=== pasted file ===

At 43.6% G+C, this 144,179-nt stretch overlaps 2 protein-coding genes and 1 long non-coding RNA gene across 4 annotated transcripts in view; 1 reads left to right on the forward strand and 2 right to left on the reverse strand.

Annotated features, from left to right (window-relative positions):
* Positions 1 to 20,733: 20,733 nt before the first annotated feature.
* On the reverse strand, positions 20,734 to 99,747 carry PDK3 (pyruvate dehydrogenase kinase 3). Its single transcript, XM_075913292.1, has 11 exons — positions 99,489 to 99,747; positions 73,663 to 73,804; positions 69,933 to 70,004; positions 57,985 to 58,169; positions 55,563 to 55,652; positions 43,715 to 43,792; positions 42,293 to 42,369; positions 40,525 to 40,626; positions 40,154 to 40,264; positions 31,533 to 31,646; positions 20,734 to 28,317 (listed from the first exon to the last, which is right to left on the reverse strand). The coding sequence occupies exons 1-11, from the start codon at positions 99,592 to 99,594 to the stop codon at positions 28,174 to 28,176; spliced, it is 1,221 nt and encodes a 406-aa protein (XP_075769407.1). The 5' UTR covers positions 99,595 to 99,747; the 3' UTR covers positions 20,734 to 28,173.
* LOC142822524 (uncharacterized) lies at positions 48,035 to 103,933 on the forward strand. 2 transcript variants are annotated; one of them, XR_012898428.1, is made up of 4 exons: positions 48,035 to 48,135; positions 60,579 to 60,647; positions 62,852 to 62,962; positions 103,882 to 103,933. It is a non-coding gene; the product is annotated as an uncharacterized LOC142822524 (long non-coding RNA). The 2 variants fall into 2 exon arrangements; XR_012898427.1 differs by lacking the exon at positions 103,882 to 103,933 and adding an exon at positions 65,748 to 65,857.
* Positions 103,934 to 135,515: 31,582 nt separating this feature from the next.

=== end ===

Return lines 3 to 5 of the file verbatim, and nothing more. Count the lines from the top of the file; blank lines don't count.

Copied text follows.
* Positions 1 to 20,733: 20,733 nt before the first annotated feature.
* On the reverse strand, positions 20,734 to 99,747 carry PDK3 (pyruvate dehydrogenase kinase 3). Its single transcript, XM_075913292.1, has 11 exons — positions 99,489 to 99,747; positions 73,663 to 73,804; positions 69,933 to 70,004; positions 57,985 to 58,169; positions 55,563 to 55,652; positions 43,715 to 43,792; positions 42,293 to 42,369; positions 40,525 to 40,626; positions 40,154 to 40,264; positions 31,533 to 31,646; positions 20,734 to 28,317 (listed from the first exon to the last, which is right to left on the reverse strand). The coding sequence occupies exons 1-11, from the start codon at positions 99,592 to 99,594 to the stop codon at positions 28,174 to 28,176; spliced, it is 1,221 nt and encodes a 406-aa protein (XP_075769407.1). The 5' UTR covers positions 99,595 to 99,747; the 3' UTR covers positions 20,734 to 28,173.
* LOC142822524 (uncharacterized) lies at positions 48,035 to 103,933 on the forward strand. 2 transcript variants are annotated; one of them, XR_012898428.1, is made up of 4 exons: positions 48,035 to 48,135; positions 60,579 to 60,647; positions 62,852 to 62,962; positions 103,882 to 103,933. It is a non-coding gene; the product is annotated as an uncharacterized LOC142822524 (long non-coding RNA). The 2 variants fall into 2 exon arrangements; XR_012898427.1 differs by lacking the exon at positions 103,882 to 103,933 and adding an exon at positions 65,748 to 65,857.